UIL academic team sweeps Texas Tech Red Raider Classic

The+UIL+team+consisting+of+%28left+to+right%29+Brooklyn+Pernell%2C+Claire+Meyer%2C+Blake+Loria%2C+Cally+Lytal%2C+Kodi+Hicks%2C+Michael+Branton%2C+Josiah+Kinsky%2C+Brooklyn+Cornelsen%2C+Luke+Bruce%2C+Charlie+Alexander%2C+Aleah+Appel%2C+Brett+Rose%2C+Cooper+Smith%2C+Macy+McClish%2C+Isaac+Kendrick%2C+Julian+Sewell%2C+Sam+Fernandez%2C+Madison+Hill+and+Hannah+Backus+competed+in+various+UIL+events+including+science%2C+math%2C+social+studies%2C+computer+science%2C+journalism+and+literary+criticism.

Laura Smith

The UIL team consisting of (left to right) Brooklyn Pernell, Claire Meyer, Blake Loria, Cally Lytal, Kodi Hicks, Michael Branton, Josiah Kinsky, Brooklyn Cornelsen, Luke Bruce, Charlie Alexander, Aleah Appel, Brett Rose, Cooper Smith, Macy McClish, Isaac Kendrick, Julian Sewell, Sam Fernandez, Madison Hill and Hannah Backus competed in various UIL events including science, math, social studies, computer science, journalism and literary criticism.

Canyon High’s UIL academic teams scored the highest overall points at the Texas Tech Invitational meet, earning them the sweepstakes trophy Jan. 18. The Education Foundation sponsored the trip for approximately 30 students and six academic coaches.

In addition to winning the sweepstakes, the journalism team placed first and second place teams included mathematics, number sense, calculator applications and science.  

You can create an experience with the reader inside that story.”

— Macy McClish, 12

Senior Madison Hill placed third in her class and fifth overall at the meet. 

“I do calculator applications,” Hill said. “You take a 70 question test and every page there’s five of what we call ‘Number Crunchers.’ They’re super long complicated problems you type into your calculator and if you mess them up anywhere, you get it wrong. Then there’s three word problems that are like riddles that are hard to figure out, and then you have two geometry problems on each page. We don’t ever know what’s going to be to be on the test. We just have different types of problems that we practice.”

Senior Macy McClish competed in several events at the meet. She placed first in feature writing in fourth in headline writing.

“I got first in features which was really great,” McClish said. “It made me feel really great because last year I didn’t place well, but this year was like ‘Oh, okay, I can do this,’ and I pumped myself up for it. Feature writing is kind of like fancy news writing because with your news story you have your lead, your informational paragraph and then all your quotes and transitions. The only thing that’s different in feature writing is instead of your lead being straightforward, you get to have fun with it and paint a picture for the audience. I really enjoy it because I like writing stuff dramatically. It’s really fun because you can create an experience with the reader inside that story.”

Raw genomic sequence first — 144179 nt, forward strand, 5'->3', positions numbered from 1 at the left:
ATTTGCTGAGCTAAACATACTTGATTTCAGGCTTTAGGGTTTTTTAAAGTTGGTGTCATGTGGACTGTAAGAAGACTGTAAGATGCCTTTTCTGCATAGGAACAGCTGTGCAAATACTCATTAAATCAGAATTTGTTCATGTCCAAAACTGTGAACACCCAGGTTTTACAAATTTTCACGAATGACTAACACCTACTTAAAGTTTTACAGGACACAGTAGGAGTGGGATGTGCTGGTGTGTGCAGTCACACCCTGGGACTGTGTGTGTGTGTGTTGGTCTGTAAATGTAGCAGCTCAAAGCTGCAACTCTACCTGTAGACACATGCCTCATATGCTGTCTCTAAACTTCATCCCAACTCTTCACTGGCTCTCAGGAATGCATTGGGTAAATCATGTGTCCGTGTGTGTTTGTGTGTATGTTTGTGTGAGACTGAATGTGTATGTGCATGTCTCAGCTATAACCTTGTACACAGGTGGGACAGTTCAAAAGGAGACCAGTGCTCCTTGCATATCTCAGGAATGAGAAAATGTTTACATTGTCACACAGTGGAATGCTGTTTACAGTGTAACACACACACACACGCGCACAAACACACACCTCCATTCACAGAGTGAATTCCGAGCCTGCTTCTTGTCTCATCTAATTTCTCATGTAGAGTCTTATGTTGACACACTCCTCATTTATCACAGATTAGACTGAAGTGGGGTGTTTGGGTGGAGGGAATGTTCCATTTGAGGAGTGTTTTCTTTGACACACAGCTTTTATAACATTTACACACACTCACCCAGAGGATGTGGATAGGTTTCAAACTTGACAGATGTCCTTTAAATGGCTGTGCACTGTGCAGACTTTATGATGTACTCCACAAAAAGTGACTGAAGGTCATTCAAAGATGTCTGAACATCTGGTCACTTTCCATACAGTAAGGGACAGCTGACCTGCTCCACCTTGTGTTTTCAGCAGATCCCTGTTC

The Texas Tech Invitational meet is a practice meet that helps students prepare to be successful at district and regional meets. 

I think winning the sweepstakes really showed that it was a good investment for the Education Foundation to give us that money.”

— Ellen Ward, UIL Coordinator

“We like to go to the Texas Tech Invitational meet because it gives us valuable practice,” UIL Coordinator Laura Smith said. “It’s one of the few meets that is close enough for us to actually attend. We also get a chance to compete in the location of some of the judges who will be at the regional meet. This year the district and regional meets will be at Texas Tech.”

The school applied for the Education Foundation grant during the fall to help pay for travel expenses. UIL Coordinator Ellen Ward said it allowed for everyone to get an opportunity to practice.

“They felt like it was a good use of money and that it was a good program to support so they went ahead and gave us that grant,” Ward said. “That covered our travel expenses and our entry fees. I think we did awesome. I think all of our Wednesday practices have paid off winning the meet. I think winning the sweepstakes really showed that it was a good investment for the Education Foundation to give us that money, because we came home with the big trophy.”